I’m always looking for places to quell my southern food cravings on this coast. So far the best option remains Chick-fil-a, which has started opening locations around LA. When I first got here, I was told to try Roscoe’s Chicken & Waffles to see how they compared to my home cuisine. My first thought was, what the heck are “chicken and waffles”? Yes, I spent my entire life in the south and never came across chicken and waffles. I did a little research to see if I was the most deprived southern child ever, or if this was our own version of the fortune cookie. If you aren’t aware, fortune cookies are not Chinese despite their ubiquitous presence in Chinese restaurants. My hypothesis was correct, chicken and waffles are popular in Baltimore and Pennsylvania Dutch country, not the south. While they are considered “soul food”, ultimately they’re a northeastern delicacy. It’s nice to know that I’m not crazy and this is, in fact, a Yankee misconception of southern cuisine. That being said, I have tried my share of chicken and waffles if no other reason than I love the combination of sweet and savory.
On a first date with the only other person from Alabama I met at USC, we went to Roscoe’s. Just like that date, I haven’t had a second encounter with Roscoe’s, but I do recall the waffles were good and the fried chicken was okay. While exploring our new neighborhood, the boy and I walked to Caulfield’s for brunch a few months back and lo and behold, chicken and waffles were on the menu.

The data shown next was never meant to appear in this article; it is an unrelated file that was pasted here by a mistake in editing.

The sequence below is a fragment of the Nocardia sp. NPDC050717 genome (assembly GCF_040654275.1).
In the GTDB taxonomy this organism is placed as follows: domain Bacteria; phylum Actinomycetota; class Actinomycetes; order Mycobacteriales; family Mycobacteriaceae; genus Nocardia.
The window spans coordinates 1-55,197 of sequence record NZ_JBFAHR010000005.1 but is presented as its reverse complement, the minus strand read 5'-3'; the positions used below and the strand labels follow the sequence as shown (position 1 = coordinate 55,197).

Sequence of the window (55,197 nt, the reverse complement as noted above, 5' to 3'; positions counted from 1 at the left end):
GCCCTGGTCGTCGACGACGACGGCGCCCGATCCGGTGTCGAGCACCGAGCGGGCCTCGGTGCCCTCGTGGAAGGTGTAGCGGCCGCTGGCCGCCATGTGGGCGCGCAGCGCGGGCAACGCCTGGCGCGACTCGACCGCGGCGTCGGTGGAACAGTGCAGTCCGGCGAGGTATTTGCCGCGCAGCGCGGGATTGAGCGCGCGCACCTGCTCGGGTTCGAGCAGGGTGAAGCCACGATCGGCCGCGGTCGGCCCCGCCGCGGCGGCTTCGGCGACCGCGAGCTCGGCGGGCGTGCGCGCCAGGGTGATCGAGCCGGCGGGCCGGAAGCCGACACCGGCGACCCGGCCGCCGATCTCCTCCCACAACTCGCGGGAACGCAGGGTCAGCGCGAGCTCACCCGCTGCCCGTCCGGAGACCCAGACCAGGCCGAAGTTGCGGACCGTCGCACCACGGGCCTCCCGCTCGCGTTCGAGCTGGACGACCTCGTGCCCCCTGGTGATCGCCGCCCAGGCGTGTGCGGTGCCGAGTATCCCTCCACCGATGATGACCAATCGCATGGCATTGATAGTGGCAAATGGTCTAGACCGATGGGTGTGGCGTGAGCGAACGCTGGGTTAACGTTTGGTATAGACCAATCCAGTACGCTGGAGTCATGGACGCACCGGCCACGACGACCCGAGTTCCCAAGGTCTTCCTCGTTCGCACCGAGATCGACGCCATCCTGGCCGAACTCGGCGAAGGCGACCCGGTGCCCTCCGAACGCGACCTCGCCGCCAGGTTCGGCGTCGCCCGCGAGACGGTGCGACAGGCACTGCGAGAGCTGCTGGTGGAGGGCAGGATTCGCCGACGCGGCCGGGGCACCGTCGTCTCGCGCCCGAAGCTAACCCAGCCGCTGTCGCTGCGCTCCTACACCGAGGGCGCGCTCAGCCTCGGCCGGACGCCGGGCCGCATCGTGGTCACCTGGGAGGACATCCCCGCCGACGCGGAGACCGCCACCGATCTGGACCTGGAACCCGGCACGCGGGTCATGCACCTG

We started the bottomless mimosa brunch with whole grain blueberry muffins and an apple turnover. Then we shared lemon ricotta pancakes (delicious!) and chicken and waffles. Syrup and fried things are a heavenly pair, but to me, chicken and waffles is no greater than the sum of its parts. It sounds nice, but the pairing is pretty unnecessary and I prefer them separately. Our brunch dessert was Florentine doughnuts filled with vanilla pastry cream, which pushed us into a carb and sugar coma.
During a day in Santa Monica, we brunched at Country Kitchen. Some friends had touted the “country” fare and I felt obligated to pass judgment. Let me start off by saying if a menu has any item that begins with the phrase “Gluten-free”, you are not at a southern restaurant. We split the chicken and waffles and the classic eggs any style to round out our breakfast.
Both the chicken and waffles were yummy, but again I don’t feel the need to make the pairing a staple of my diet. Country Kitchen serves them with gravy in addition to syrup, which is a nice touch. The coleslaw on the side is the epitome of an LA interpretation of coleslaw, sans mayonnaise with tortilla strips. Our selection of honey ham steak, blueberry mini-muffins, deep fried tater tots, and scrambled eggs was a satisfying and classic American breakfast no matter what part of the country you’re from. There were some other menu items that piqued my interest and I’d like to return for lunch or dinner. The Country Kitchen is connected to sister restaurant Seasalt Fish Grill, in cause you’re more interested in the seaside than the countryside. The boy is a seafood lover so I’m sure we’ll try it as well.